Having lived in Texas for three years, I had the opportunity to get to know Governor Goodhair up close and personal. His personae was perfect for the Lone Star State: ultra-conservative, doctrinaire, and leavened with masculine braggadocio. Lotsa my Texan friends thought that he would go down like gangbusters in the Republican primaries, but I was skeptical. Like New Yorkers, Texans have a tendency to see their homeland as a place unto itself, and forget or just don't know that the rest of the nation is very different than they are. Perry was so used to preaching to the wingnut Texas choir that he never had to deal with the broader and more diverse national electorate. I never understood how a man proposing secession could then turn around and ask to be the leader of the very country he would have torn apart.
Perry's inability to see that paradox speaks to one his most obvious attributes: the man is a goddamned moron. If his "D" grades in college weren't enough to prove that point, he has done his best to prove the proposition in the Republican presidential debates and via several public speaking gaffes. Despite the downfalls of Cain and Bachmann, Perry has failed to pick up any momentum. Even a party as brazenly anti-intellectual as the GOP (full global warming denial, creationism and the bashing of academia) seems to be aware that they cannot let the public face of their party be a palpable idiot along the lines of Palin, Bachmann, or Perry. They know deep down that the erudite, articulate, and intelligent president would flat-out embarass any one of those three dolts. Gingrich, on the other hand, preaches the old time conservative religion, with lots of pseudo-intellectual clap-trap to make it look like a set of ideas rather than blind faith in supply-side theology. In the soon to be immortal words of Paul Krugman, Gingrich is "a stupid man's idea of what a smart person sounds like."
Perry is nobody's idea of what a smart person sounds like. The nation already endured eight years of an intellectually unserious swaggering Texas governor as president, there's little call for another one. That's easy to see. Here's something less obvious, but no less true, in my opinion: the Occupy movement's effect on public discourse has ultimately sunk Perry. Even among rank and file Republicans, there's a sense that America's current economic model is a failure. Perry's main claim to fame was as a "job creator," but his state has mostly produced insecure, low-wage jobs, the kind that exemplify the diminishment of opportunity. (Romney may have a record of putting Americans out of work, but he at least looks like he knows what he's talking about.)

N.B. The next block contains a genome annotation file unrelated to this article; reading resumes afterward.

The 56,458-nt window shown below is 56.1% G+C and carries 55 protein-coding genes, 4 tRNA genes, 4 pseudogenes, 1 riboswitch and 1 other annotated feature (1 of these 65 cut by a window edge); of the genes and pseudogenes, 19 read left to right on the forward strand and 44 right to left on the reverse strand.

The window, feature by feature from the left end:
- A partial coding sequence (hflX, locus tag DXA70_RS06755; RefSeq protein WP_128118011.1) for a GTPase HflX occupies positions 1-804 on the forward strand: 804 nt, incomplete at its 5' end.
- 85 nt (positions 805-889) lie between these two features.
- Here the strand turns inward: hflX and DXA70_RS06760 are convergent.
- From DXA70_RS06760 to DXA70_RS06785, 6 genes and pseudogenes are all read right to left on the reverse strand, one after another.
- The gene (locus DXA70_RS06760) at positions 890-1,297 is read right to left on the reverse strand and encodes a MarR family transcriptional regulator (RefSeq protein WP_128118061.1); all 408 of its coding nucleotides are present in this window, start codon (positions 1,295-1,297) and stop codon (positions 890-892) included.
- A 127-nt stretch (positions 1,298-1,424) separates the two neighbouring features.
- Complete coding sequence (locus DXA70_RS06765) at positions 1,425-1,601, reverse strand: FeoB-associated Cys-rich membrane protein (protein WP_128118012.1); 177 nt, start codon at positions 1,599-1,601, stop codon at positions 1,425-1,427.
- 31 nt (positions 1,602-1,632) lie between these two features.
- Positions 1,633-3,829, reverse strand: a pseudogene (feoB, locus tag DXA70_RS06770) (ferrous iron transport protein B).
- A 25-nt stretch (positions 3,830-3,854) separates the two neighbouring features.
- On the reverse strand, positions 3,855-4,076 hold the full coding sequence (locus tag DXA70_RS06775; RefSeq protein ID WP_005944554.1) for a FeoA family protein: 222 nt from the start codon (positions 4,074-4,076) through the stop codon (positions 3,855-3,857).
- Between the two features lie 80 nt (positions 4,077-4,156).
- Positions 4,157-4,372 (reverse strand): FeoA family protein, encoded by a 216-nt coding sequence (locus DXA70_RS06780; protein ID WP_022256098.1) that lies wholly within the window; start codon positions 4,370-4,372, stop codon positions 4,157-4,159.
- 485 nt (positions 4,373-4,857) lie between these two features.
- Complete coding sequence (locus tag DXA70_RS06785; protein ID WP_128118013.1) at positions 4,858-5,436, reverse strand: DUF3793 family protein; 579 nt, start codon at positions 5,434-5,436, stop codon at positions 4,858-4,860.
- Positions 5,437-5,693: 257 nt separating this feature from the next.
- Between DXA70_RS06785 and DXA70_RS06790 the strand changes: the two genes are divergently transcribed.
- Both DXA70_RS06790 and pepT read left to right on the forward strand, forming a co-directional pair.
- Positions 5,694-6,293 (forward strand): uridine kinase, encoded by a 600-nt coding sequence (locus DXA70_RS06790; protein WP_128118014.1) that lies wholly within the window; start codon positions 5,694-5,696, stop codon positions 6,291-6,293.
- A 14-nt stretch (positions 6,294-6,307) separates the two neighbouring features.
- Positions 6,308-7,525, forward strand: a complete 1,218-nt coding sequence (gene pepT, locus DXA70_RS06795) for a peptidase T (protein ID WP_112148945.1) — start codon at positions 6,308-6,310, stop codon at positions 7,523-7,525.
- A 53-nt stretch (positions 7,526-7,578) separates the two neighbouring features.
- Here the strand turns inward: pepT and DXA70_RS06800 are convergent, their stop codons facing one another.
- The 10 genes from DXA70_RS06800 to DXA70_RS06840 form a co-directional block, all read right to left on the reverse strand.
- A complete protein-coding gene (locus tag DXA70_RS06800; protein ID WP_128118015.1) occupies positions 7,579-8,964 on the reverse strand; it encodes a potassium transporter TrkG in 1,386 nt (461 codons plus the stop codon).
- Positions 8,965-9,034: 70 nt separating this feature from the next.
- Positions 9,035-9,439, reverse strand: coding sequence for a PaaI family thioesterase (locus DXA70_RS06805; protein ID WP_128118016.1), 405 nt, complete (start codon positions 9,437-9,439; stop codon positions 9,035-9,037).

Last but not least, Perry is fighting the wrong culture war. He has recently tried to gain strength among evangelicals by attacking gays, but that strategy is so 2004. (In any case, Rick Santorum has the rabid homophobe/self-hating closeted gay vote sewed up.) Republicans have turned their hatred on new targets: immigrants and Muslims. Perry's record in Texas undercuts his anti-immigrant credentials, and he doesn't seem to have engaged in much anti-Muslim or anti-Arab rhetoric (unlike Herman Cain or Newt "Palestinians are an invented people" Gingrich.) Newt gets special a bonus for blowing the "welfare queen" dog whistle; his proposal to teach poor children the value of labor by putting them to work scrubbing toliets in their schools has a subtext that essentially says "let's teach those shiftless Negroes a lesson."
And so Rick Perry, supposedly the shoe-in candidate, finds himself in fourth place. I would feel a little sorry for Rick Perry's continuing public humiliation if he wasn't such a hate-filled authoritarian bully. The overly large contigent of blockheaded right wing flat earthers in Texas might buy into his hokum, but it pleases me to know that the rest of the nation, even in conservative circles, has rejected it.